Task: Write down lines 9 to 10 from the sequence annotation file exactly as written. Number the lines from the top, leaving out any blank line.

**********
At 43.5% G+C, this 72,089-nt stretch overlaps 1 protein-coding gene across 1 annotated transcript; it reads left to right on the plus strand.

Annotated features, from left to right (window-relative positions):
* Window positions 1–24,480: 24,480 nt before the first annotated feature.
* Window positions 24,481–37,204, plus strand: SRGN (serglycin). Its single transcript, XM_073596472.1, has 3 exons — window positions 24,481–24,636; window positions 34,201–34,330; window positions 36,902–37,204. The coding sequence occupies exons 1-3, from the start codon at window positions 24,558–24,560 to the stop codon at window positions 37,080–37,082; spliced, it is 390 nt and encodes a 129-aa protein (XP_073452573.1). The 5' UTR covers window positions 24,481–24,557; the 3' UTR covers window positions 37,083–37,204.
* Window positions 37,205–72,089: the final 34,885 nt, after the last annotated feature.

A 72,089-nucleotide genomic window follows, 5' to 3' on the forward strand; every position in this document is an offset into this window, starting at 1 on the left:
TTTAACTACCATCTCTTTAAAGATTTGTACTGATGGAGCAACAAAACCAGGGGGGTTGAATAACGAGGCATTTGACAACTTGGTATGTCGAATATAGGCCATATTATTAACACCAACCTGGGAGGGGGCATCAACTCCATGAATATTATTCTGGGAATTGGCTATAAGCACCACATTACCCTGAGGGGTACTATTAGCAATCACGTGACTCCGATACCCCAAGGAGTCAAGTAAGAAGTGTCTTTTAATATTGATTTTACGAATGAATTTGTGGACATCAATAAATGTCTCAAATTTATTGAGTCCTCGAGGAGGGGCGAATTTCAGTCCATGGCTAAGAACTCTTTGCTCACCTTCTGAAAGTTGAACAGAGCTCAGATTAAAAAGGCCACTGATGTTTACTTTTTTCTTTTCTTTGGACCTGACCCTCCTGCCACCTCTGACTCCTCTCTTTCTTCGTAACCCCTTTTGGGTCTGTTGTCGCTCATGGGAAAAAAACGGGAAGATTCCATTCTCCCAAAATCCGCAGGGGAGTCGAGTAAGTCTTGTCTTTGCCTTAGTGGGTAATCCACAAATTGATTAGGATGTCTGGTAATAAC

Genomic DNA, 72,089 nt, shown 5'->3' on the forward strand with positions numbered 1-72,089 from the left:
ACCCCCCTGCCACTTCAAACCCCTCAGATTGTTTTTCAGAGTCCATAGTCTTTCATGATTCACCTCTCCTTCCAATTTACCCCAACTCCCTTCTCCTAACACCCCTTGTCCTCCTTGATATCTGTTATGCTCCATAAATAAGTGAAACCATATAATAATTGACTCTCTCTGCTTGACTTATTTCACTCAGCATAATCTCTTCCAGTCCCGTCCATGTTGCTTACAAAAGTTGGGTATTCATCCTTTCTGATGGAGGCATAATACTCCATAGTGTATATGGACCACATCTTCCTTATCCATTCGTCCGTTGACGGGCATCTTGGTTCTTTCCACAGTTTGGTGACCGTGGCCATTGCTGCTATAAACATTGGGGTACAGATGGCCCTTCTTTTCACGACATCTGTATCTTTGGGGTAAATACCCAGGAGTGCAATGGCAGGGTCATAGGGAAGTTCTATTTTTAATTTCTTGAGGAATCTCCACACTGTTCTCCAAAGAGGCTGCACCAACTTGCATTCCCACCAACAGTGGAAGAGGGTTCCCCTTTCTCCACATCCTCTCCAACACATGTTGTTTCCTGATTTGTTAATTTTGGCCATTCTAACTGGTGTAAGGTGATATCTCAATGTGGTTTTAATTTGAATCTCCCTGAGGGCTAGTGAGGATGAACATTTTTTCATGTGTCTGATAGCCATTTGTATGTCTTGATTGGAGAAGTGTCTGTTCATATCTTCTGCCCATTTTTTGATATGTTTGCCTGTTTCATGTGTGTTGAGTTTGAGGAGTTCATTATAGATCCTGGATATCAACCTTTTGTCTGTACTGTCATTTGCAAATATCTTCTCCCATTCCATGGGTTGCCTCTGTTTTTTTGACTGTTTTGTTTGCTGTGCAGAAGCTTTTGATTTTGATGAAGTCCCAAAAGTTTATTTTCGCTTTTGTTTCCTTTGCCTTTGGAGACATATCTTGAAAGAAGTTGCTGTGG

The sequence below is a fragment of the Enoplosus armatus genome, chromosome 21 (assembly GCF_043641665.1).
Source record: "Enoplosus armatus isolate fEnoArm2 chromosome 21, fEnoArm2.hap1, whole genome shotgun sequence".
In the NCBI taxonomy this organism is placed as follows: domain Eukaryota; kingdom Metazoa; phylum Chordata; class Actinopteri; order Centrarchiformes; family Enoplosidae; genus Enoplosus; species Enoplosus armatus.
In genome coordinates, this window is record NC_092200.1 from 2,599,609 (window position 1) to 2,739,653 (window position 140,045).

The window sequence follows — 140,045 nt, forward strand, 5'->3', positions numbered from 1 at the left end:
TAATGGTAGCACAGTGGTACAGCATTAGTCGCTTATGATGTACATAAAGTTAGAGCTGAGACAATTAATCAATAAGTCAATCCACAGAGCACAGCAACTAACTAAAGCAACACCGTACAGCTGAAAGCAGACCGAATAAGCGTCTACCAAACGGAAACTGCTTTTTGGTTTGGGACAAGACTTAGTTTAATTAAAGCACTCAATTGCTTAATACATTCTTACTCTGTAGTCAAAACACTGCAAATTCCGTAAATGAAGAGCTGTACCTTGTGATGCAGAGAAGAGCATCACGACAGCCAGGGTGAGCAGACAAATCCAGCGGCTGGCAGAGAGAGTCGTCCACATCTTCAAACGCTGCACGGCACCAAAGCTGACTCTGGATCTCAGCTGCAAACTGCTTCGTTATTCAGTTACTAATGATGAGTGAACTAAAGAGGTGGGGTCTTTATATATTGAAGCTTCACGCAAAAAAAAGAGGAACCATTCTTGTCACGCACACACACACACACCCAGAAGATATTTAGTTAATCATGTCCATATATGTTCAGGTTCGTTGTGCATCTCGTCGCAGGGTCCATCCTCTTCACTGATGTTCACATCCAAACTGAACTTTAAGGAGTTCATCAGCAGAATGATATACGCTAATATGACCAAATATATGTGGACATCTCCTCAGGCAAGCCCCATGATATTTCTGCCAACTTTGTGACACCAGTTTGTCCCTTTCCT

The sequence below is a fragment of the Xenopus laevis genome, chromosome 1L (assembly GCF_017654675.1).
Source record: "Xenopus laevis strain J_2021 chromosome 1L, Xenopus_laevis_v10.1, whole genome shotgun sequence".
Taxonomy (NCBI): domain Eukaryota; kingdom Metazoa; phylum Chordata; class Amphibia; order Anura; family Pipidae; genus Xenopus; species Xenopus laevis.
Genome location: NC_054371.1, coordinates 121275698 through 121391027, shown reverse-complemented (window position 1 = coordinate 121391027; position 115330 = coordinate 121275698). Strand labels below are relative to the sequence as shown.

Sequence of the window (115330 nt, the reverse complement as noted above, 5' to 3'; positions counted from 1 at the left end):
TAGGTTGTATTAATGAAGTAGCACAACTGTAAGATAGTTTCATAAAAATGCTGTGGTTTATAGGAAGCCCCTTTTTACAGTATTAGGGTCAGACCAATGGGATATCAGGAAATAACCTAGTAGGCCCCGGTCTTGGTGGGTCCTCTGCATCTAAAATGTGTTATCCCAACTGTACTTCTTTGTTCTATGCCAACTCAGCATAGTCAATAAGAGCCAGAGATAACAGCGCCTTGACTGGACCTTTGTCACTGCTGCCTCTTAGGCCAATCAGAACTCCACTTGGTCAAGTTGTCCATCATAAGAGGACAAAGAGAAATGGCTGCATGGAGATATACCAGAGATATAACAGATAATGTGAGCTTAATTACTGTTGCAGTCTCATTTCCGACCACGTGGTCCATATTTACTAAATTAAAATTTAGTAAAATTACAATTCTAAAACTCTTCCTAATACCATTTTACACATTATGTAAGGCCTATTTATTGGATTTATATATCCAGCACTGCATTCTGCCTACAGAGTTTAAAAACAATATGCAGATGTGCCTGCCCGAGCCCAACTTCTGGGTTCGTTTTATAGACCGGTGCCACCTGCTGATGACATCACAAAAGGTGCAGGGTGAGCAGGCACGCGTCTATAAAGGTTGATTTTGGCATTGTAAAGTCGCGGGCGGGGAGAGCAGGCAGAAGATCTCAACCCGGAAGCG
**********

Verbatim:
ACCCCCCTGCCACTTCAAACCCCTCAGATTGTTTTTCAGAGTCCATAGTCTTTCATGATTCACCTCTCCTTCCAATTTACCCCAACTCCCTTCTCCTAACACCCCTTGTCCTCCTTGATATCTGTTATGCTCCATAAATAAGTGAAACCATATAATAATTGACTCTCTCTGCTTGACTTATTTCACTCAGCATAATCTCTTCCAGTCCCGTCCATGTTGCTTACAAAAGTTGGGTATTCATCCTTTCTGATGGAGGCATAATACTCCATAGTGTATATGGACCACATCTTCCTTATCCATTCGTCCGTTGACGGGCATCTTGGTTCTTTCCACAGTTTGGTGACCGTGGCCATTGCTGCTATAAACATTGGGGTACAGATGGCCCTTCTTTTCACGACATCTGTATCTTTGGGGTAAATACCCAGGAGTGCAATGGCAGGGTCATAGGGAAGTTCTATTTTTAATTTCTTGAGGAATCTCCACACTGTTCTCCAAAGAGGCTGCACCAACTTGCATTCCCACCAACAGTGGAAGAGGGTTCCCCTTTCTCCACATCCTCTCCAACACATGTTGTTTCCTGATTTGTTAATTTTGGCCATTCTAACTGGTGTAAGGTGATATCTCAATGTGGTTTTAATTTGAATCTCCCTGAGGGCTAGTGAGGATGAACATTTTTTCATGTGTCTGATAGCCATTTGTATGTCTTGATTGGAGAAGTGTCTGTTCATATCTTCTGCCCATTTTTTGATATGTTTGCCTGTTTCATGTGTGTTGAGTTTGAGGAGTTCATTATAGATCCTGGATATCAACCTTTTGTCTGTACTGTCATTTGCAAATATCTTCTCCCATTCCATGGGTTGCCTCTGTTTTTTTGACTGTTTTGTTTGCTGTGCAGAAGCTTTTGATTTTGATGAAGTCCCAAAAGTTTATTTTCGCTTTTGTTTCCTTTGCCTTTGGAGACATATCTTGAAAGAAGTTGCTGTGG

The sequence below is a fragment of the Enoplosus armatus genome, chromosome 21 (assembly GCF_043641665.1).